When I said Continuous Delivery is Inevitable I cited shorter iterations as the main driver. However, along with shorter iterations we’re also getting smaller batch sizes. And from a Lean perspective it is the smaller batch sizes that are more interesting.
Smaller is better when it comes to batch sizes, at least according to the guru of Lean Product Development Donald Reinertsen (2009). Smaller batch sizes leads to smaller changes, higher quality, shorter cycle time, more timely feedback, and ultimately greater profit. All very attractive.
Over the last 20 years the common batch sizes used in software development have plummeted. The diagram shows how the batch sizes have decreased more-or-less exponentially as the iteration length has shortened.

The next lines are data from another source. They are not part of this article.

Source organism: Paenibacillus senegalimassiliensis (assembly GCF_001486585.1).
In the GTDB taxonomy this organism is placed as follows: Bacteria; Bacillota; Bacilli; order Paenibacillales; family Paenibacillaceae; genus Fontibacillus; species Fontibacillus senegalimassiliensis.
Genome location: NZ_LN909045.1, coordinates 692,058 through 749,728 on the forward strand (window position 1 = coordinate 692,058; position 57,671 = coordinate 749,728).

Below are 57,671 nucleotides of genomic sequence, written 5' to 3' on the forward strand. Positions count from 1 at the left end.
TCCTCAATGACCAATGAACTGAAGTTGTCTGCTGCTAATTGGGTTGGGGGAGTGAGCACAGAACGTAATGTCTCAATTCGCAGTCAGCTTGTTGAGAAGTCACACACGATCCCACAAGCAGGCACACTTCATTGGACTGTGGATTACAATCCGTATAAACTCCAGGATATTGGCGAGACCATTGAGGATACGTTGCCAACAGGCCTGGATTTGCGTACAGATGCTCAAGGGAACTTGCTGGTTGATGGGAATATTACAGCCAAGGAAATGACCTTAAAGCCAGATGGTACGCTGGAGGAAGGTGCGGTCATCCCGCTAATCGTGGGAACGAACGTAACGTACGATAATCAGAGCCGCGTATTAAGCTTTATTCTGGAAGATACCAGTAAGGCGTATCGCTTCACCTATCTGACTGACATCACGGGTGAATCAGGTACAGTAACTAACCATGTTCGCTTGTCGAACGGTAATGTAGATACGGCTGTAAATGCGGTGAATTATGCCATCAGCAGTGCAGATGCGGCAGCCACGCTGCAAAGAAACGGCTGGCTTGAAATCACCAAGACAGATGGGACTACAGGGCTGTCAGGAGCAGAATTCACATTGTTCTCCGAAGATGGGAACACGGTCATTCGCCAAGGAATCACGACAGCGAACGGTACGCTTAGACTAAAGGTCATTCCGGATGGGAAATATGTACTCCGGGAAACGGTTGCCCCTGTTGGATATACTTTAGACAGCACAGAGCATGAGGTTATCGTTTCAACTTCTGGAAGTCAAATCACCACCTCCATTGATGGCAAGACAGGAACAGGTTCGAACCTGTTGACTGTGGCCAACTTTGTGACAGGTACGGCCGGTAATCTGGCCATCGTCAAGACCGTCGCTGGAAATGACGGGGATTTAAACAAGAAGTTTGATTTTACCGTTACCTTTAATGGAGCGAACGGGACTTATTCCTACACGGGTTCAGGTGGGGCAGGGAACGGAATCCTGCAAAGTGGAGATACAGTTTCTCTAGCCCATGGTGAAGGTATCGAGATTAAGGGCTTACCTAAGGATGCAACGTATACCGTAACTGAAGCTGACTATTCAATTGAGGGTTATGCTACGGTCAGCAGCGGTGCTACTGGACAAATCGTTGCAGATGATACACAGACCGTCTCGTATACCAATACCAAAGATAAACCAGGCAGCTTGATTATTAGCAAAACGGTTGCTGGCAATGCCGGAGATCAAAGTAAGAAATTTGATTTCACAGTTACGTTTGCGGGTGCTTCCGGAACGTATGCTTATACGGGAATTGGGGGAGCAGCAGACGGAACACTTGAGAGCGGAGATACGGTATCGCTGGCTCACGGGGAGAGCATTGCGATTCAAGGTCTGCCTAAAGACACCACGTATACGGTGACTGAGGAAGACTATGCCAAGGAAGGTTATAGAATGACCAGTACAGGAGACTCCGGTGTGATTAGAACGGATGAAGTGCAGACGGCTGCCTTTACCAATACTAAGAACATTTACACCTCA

For my teams anyway the batch size is now a Gherkin Scenario rather than anything bigger. Developers work a Scenario at a time. When they are finished they merge it into trunk and this kicks of a automatic build and deployment process. Admittedly there is a lot of upstream work to refine large Epics into these discrete Scenarios (see Agile Requirements Snail) but the batch size for developers is less than a days work.
Of course I had to make some assumptions to be able to draw the diagram:
- 10 developers
- Velocity of 1 Scenario per developer per day
- 20 days in a Scrum Sprint (working month)
- 5 days in a XP Iteration
- 5 Scenarios per User Story
Reinertsen, D. G. (2009). The principles of Product Development Flow: Second Generation Lean Product Development. Celeritas Publishing.